A Virtual Poetorium Interview With Therese Gleason…

Therese Gleason

Today’s post is the fourth in a series of interviews with poets reposted on this blog that originally appeared in the Virtual Poetorium. This interview with poet Therese Gleason was first published a little over two years ago in the May 26, 2022 edition of the Virtual Poetorium (I hope you will enjoy reading it)…

Therese Gleason is author of two chapbooks: Libation (2006), selected by Kwame Dawes as co-winner of the South Carolina Poetry Initiative chapbook competition, and Matrilineal (Finishing Line, 2021). She was a finalist in the 2022 Wolfson Press chapbook competition, and received an honorable mention for the 2020 Frank O’Hara Prize from The Worcester Review. Her work has appeared/is forthcoming in 32 Poems, Indiana Review, RattleNew Ohio ReviewPainted Bride Quarterly, America, and elsewhere. Originally from Louisville, KY, Therese currently works as literacy teacher at an elementary school in Worcester, MA, where she lives with her spouse and three children. She reads for The Worcester Review and has an MFA in Poetry from Pacific University. Find her online at theresegleason.com. Copies of Therese’s most recent chapbook Matrilineal may be purchased online through her publisher Finishing Line Press by clicking here.

RON: My first question is so who is Therese Gleason anyway?

THERESE; Mom of three, poet, educator, quasi-southerner with a midwestern twist, wife, double-twin (I’m a twin and the mother of twins), friend, unofficial family historian, astrology buff, non-native Spanish speaker, former marathon runner, erstwhile vegetarian, sweet tooth, inveterate napper, ceiling gazer, not necessarily in that order.

RON: Where have you come from, (meaning what city and state)?

THERESE: I was born in Springfield, Illinois, moved to St. Louis, Missouri when I was a toddler, and then spent most of my formative years in Kentucky, growing up in Louisville and then attending the University of Kentucky in Lexington for my undergraduate degree in Spanish and my masters in English. I also spent a summer living in Cape Coast, Ghana, and lived two years in Madrid, Spain, two years in Washington, D.C., and over a decade in Columbia, South Carolina. We moved to Worcester from South Carolina five years ago this summer for my husband to take a position directing the International Development, Community, and Environment department at Clark University, and I’m proud to call central Massachusetts home. I heart Worcester!

RON: Who influenced your abilities in writing?

THERESE: I am fortunate to come from a family of readers and lovers of literature and art. I grew up being read to from as far back as I can remember, including my father reading me and my two sisters picture books and then The Little House on the Prairie series when we were in preschool. My mother is a voracious reader and I have always marveled at her ability to completely lose herself in a book – probably a survival mechanism for a mother of five. She took us to the library practically weekly and we read rather than watch much T.V., which she limited stringently.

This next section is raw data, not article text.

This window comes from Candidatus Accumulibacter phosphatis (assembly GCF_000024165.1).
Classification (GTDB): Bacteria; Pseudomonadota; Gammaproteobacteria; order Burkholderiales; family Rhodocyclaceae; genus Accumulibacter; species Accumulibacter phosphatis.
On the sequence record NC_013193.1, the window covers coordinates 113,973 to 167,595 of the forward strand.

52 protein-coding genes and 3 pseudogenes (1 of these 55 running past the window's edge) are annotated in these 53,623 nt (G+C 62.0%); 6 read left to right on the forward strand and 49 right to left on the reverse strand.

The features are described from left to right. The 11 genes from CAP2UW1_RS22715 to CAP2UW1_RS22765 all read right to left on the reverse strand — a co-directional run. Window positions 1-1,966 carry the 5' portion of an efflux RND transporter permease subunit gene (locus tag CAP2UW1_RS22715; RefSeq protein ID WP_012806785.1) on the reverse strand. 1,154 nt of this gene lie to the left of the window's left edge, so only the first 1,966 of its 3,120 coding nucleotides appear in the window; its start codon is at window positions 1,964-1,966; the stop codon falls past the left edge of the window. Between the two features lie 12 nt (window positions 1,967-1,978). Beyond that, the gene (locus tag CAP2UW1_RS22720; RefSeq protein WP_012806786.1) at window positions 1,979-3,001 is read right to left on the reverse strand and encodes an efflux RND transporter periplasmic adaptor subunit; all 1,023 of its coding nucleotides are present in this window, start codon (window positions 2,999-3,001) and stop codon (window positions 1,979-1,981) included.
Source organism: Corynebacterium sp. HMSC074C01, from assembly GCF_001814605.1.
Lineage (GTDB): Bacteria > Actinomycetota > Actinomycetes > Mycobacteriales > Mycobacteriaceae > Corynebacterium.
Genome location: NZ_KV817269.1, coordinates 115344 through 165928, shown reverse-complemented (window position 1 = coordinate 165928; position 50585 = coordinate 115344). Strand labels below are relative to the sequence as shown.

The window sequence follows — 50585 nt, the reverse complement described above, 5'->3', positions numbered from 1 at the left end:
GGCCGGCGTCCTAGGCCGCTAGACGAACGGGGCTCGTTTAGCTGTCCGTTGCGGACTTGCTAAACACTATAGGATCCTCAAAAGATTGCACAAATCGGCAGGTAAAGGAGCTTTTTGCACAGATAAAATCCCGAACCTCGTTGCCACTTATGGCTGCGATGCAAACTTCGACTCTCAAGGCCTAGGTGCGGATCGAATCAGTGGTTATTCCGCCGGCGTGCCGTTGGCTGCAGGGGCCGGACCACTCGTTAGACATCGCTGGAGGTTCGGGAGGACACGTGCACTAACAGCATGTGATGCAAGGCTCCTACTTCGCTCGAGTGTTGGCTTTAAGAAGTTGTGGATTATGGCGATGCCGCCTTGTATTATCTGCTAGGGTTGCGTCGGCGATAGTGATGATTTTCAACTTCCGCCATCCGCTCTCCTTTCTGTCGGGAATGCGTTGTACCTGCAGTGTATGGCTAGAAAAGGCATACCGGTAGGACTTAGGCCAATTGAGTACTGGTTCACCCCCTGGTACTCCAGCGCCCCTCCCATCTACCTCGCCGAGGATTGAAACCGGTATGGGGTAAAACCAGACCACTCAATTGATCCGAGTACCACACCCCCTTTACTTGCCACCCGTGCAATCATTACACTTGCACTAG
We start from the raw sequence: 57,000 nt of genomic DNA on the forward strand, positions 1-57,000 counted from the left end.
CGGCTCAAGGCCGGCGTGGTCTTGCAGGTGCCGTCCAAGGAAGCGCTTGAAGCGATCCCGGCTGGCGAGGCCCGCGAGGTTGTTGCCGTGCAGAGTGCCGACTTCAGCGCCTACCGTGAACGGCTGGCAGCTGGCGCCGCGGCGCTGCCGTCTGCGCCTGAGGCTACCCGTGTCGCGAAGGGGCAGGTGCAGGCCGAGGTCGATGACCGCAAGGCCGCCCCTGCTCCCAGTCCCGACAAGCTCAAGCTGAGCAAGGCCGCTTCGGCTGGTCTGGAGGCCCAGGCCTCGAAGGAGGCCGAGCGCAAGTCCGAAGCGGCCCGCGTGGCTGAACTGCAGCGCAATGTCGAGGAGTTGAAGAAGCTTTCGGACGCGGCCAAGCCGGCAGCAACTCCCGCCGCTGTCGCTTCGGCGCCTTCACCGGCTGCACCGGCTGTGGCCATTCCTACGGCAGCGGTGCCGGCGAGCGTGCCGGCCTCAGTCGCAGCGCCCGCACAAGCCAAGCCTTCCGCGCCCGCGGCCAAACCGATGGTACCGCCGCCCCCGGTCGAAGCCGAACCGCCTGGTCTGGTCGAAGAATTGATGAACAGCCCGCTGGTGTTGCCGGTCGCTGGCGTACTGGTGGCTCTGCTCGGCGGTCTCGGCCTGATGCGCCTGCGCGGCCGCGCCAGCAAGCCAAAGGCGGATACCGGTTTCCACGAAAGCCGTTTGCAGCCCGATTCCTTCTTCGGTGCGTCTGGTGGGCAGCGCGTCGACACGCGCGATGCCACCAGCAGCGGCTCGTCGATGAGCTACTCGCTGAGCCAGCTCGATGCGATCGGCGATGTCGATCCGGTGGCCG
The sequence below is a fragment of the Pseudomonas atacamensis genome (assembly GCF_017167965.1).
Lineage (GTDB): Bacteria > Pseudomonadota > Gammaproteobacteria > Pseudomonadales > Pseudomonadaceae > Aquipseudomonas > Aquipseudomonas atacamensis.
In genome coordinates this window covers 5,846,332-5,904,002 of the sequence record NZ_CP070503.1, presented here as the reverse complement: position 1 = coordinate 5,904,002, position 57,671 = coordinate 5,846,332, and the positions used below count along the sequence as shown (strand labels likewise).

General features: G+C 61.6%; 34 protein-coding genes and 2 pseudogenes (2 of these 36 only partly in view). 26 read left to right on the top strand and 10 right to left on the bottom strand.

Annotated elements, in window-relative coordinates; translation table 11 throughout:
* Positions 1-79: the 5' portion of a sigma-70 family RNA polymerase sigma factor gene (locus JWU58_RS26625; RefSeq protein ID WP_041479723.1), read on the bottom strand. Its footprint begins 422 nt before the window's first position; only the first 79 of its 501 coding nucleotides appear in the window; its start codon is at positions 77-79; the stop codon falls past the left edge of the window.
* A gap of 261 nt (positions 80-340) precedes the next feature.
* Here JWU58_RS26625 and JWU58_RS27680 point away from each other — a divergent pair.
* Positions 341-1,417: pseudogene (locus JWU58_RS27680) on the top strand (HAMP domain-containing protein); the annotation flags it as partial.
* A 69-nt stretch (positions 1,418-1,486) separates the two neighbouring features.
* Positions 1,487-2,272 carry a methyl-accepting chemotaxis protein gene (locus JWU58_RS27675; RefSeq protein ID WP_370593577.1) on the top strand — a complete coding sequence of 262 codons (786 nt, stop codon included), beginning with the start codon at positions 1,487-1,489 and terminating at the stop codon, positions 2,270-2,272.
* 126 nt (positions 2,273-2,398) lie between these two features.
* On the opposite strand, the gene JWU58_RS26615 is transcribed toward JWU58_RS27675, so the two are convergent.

My grandfather, too, was a huge influence, never failing to ask me (and his other two-dozen plus grandchildren and great-grandchildren), what I was reading. He introduced me to Emily Dickinson and Elizabeth Barrett Browning, whose poems he could quote by heart. A medic in World War II at age nineteen, he went on to father seven children and have a long career as a cardiologist, after which, in his retirement, in between learning French and golfing daily, he wrote three memoirs and was at work on his fourth at the time of his death. Not long before he died, he passed the torch to me when I congratulated him on his third self-published book, saying “you’re next.”

RON: Who is your most loved poet (or poets) and why?

THERESE: This is so hard to answer…but it’s probably Stanley Kunitz, for his humanity, imagination, intelligence, and the beauty of his language and insights. I could go on for pages about all the others I also adore…so I’ll spare everyone and stick with just one.

RON: Do you have children and do you write anything for them? Or about them?

THERESE: I have three spirited children who amaze me and make me laugh every day: my oldest daughter is thirteen and my twins, a boy, and a girl, just turned ten. They sometimes find their way into my writing, but I don’t tend to write things specifically for them.

RON: How much time do you spend writing? Like, do you write every day?

THERESE: I write almost every day, but that has not always been true. When my children were younger, I had long dry spells of not reading or writing poetry. I find it’s an ongoing process to carve out the time and space I need to write while being flexible based on my other roles and responsibilities, namely parenting and teaching literacy/reading intervention to students with dyslexia and other learning differences.

RON: Paul, do you have any questions you’d like to ask Therese?

PAUL: Yes, thank you, Ron. I do have a few… Therese, can you tell us what it is like to pursue your Master of Fine Arts in Writing, and do you think that is something every poet should do?

THERESE: I couldn’t speak to what other poets should do, but I am infinitely grateful that I took the plunge and have been able to pursue my MFA at Pacific University. I pondered doing this for years, and finally decided on a low-residency format, to allow me to keep working and taking care of my family while learning from a roster of poets so outstanding that I literally pinch myself that I get to study with them: Kwame Dawes, Mahtem Shiferraw, Marvin Bell, Dorianne Laux, Joseph Millar, Ellen Bass, and Shara McCallum, to name a few. In fact, I sought out Pacific University knowing Kwame Dawes was on the faculty, having been fortunate to work with him before. My main goals in undertaking the MFA were to cultivate a daily/near daily and regular reading and writing practice that I can sustain and maintain in the midst of ‘real life’ and my other family and work responsibilities; to improve my craft, and to find a community that supports and inspires me.